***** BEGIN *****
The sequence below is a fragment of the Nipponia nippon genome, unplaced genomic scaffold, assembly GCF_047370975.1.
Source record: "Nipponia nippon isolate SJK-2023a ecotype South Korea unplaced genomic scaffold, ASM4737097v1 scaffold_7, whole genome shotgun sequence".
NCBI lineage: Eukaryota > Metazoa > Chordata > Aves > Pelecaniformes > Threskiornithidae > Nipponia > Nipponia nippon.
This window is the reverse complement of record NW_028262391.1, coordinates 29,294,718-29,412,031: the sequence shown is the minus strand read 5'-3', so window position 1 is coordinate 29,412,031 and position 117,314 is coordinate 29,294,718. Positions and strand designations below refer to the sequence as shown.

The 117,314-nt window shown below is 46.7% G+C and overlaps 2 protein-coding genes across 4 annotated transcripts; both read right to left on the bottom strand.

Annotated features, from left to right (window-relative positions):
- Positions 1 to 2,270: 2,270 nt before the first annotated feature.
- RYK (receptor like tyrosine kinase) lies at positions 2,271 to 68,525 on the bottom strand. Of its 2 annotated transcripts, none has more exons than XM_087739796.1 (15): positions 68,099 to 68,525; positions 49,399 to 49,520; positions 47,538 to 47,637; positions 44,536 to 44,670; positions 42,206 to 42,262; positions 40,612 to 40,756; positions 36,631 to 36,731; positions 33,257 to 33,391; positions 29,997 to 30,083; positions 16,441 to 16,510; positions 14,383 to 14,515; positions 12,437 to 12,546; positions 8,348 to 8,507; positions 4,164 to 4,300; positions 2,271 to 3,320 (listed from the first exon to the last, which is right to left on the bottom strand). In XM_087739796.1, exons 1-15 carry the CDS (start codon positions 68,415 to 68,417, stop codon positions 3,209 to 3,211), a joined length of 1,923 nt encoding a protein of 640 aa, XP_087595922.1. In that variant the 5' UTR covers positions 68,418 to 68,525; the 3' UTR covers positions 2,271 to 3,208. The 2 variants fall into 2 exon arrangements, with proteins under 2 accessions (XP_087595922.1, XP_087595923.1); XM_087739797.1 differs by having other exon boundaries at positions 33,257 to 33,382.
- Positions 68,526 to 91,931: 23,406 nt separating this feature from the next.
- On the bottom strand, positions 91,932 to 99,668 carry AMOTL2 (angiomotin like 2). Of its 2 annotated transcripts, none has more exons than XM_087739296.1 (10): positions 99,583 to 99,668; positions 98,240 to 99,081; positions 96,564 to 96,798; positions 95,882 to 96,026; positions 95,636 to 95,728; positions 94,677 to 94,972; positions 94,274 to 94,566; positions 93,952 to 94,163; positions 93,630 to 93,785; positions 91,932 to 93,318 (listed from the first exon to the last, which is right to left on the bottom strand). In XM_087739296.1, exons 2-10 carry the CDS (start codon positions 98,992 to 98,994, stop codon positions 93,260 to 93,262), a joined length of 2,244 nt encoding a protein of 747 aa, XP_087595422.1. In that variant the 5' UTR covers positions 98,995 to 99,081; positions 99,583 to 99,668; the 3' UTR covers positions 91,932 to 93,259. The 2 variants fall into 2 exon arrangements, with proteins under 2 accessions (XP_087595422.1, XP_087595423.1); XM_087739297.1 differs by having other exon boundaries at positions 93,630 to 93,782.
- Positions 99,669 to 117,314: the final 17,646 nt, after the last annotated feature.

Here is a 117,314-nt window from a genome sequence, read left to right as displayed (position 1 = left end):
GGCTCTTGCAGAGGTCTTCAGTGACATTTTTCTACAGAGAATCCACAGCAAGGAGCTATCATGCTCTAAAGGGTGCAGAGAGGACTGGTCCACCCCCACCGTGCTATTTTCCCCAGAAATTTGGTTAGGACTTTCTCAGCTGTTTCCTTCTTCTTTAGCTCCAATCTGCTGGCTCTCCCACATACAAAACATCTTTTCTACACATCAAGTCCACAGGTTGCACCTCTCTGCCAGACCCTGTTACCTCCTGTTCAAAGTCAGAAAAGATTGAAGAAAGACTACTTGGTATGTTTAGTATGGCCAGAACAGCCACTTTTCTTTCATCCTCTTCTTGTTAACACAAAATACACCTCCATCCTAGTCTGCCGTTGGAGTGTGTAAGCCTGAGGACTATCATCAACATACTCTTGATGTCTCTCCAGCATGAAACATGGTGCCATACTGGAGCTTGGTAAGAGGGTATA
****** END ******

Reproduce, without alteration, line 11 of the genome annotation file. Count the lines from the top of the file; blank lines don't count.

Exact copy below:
- Positions 99,669 to 117,314: the final 17,646 nt, after the last annotated feature.